Lewis Hamilton has been at the Mercedes factory this week as the team builds up to the new Formula 1 season.
Hamilton’s participation this year remains in some doubt following the controversial end to the 2021 campaign.
But the seven-time champion has been at the Mercedes F1 factory on Monday and Tuesday this week completing pre-season tasks required if he does race.
He also shared some videos of himself doing physical training and preparation.
Hamilton’s movements in recent days show that he is preparing for the F1 season as he would any other – but that should not be interpreted as a confirmation that he will race this year.
The 37-year-old is waiting on the outcome of the inquiry into last season’s final race before making a final decision on his commitment to F1 this year.
Race director Michael Masi failed to follow the rules correctly in administering a late-race safety-car period, and his actions led directly to Hamilton losing the championship to Red Bull’s Max Verstappen.
Hamilton has not spoken publicly since the race, other than a brief message on social media last weekend in which he said: “I’ve been gone. Now I’m back.”
But the events of Abu Dhabi are known to have disillusioned Hamilton and cause him to lose trust in the FIA.
The F1 drivers are due to speak to representatives of the governing body this week to discuss the events of Abu Dhabi and what can be learned from Masi’s mistakes there, as part of the inquiry into the events of the race.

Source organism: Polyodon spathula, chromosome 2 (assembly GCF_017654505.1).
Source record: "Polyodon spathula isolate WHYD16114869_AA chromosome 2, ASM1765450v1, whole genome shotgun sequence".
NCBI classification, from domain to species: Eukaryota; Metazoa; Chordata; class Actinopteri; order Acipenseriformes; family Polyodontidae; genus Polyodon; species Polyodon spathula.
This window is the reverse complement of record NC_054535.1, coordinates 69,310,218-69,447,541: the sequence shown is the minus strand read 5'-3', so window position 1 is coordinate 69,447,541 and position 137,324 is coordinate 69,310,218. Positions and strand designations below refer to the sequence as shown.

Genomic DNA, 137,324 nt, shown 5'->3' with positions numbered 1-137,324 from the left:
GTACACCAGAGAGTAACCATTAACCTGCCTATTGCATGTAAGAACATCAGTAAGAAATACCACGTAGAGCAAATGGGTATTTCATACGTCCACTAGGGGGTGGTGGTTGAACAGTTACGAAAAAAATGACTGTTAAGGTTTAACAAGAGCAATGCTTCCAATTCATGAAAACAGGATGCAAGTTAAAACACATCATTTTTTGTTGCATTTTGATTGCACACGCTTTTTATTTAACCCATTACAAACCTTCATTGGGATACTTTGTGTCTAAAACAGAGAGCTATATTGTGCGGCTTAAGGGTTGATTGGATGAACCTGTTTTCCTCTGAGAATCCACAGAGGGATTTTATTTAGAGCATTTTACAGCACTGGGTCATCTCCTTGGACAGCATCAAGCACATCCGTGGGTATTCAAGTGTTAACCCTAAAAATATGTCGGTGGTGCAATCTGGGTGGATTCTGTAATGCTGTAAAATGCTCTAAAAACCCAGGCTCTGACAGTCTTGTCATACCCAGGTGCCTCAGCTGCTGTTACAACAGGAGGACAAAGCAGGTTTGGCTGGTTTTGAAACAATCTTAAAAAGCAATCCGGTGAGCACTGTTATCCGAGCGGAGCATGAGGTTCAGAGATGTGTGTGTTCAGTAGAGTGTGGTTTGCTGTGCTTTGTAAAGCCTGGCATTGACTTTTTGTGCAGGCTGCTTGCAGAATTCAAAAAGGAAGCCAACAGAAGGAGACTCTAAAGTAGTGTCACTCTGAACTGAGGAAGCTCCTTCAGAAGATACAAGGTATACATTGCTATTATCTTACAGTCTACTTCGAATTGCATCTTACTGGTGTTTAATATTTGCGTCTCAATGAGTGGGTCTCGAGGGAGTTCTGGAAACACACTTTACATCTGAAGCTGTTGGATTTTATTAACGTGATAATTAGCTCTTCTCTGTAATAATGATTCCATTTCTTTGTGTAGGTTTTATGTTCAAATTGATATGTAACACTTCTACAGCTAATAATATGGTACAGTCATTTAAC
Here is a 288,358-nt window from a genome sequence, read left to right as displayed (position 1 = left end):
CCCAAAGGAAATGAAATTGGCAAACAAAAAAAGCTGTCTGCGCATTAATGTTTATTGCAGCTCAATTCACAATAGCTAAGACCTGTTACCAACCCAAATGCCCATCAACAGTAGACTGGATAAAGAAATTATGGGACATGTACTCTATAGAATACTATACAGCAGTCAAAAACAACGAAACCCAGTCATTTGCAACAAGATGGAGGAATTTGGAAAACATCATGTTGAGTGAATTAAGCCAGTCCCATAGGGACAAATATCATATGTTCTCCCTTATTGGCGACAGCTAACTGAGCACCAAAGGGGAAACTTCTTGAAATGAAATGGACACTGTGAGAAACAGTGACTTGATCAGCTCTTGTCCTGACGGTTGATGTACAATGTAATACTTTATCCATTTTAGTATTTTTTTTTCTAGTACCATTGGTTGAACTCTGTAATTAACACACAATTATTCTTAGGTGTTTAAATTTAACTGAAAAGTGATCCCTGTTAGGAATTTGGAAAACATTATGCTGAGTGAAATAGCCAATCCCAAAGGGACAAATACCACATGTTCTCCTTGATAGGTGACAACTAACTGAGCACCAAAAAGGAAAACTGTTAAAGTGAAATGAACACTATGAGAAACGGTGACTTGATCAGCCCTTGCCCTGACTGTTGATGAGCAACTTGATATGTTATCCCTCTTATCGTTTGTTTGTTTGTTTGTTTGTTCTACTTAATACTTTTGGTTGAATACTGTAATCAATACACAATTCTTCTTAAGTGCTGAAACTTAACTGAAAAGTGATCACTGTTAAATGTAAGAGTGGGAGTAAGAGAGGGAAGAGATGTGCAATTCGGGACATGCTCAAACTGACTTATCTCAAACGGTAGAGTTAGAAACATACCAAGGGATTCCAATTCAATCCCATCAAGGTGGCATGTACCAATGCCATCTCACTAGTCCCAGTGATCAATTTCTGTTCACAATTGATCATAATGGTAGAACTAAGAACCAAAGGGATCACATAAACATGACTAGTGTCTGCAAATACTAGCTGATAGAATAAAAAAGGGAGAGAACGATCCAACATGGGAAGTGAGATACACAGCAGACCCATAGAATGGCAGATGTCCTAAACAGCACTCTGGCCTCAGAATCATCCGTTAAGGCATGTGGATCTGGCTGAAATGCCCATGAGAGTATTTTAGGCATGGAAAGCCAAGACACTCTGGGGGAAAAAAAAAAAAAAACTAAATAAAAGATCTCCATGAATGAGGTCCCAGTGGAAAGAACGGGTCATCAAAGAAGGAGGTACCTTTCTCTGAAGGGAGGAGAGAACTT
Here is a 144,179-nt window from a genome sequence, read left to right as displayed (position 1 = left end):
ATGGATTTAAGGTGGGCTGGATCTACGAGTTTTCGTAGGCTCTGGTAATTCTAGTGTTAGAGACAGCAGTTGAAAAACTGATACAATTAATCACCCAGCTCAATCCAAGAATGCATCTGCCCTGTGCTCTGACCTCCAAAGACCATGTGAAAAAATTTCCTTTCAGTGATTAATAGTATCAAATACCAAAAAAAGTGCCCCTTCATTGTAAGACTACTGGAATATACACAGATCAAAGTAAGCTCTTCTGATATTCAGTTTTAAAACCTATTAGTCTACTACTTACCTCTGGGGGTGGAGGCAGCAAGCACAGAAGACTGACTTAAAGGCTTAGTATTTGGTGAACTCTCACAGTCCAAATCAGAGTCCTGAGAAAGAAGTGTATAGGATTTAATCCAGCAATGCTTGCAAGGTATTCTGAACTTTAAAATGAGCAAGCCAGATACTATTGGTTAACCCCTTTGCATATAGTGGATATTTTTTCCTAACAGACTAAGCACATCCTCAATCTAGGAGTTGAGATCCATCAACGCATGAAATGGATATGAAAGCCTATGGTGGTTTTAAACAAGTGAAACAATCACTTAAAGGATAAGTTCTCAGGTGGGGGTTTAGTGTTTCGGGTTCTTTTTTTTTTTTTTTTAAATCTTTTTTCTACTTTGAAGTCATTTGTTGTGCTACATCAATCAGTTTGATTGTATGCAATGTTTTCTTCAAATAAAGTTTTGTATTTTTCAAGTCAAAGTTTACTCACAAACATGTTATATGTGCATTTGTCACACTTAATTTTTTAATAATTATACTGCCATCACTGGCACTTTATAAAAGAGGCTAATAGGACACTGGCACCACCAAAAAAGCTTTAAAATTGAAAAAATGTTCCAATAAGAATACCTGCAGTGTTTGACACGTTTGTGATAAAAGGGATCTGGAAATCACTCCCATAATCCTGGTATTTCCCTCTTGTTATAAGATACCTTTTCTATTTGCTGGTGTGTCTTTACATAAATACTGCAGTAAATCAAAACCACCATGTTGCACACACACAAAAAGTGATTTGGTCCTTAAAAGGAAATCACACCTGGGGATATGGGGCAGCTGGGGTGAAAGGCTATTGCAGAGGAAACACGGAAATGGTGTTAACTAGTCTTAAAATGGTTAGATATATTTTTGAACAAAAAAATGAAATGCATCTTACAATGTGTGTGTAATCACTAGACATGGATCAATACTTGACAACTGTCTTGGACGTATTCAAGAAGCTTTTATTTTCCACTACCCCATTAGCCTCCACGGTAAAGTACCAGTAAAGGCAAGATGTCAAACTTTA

FIA single-seaters boss Peter Bayer will then discuss the inquiry’s findings with president Mohammed Ben Sulayem before the pair present their recommendations to F1 president Stefano Domencali and the teams at a meeting of the F1 Commission early next week, on Monday 14 February.
It is expected that Hamilton will not finally decide whether to return to F1 this year until those findings are revealed.
One key issue for all of F1 is the future of Masi.
Bayer hinted in an interview last month that Masi might not remain as race director this year.
The responsibilities of the role are likely to be split between a number of different people and many senior figures within F1 consider that retaining Masi as race director is not a credible option in the wake of Abu Dhabi.
Whoever is in the role, a new structure will be put in place around them to ensure the race director has more support and is able to make decisions in a calmer and less pressured environment.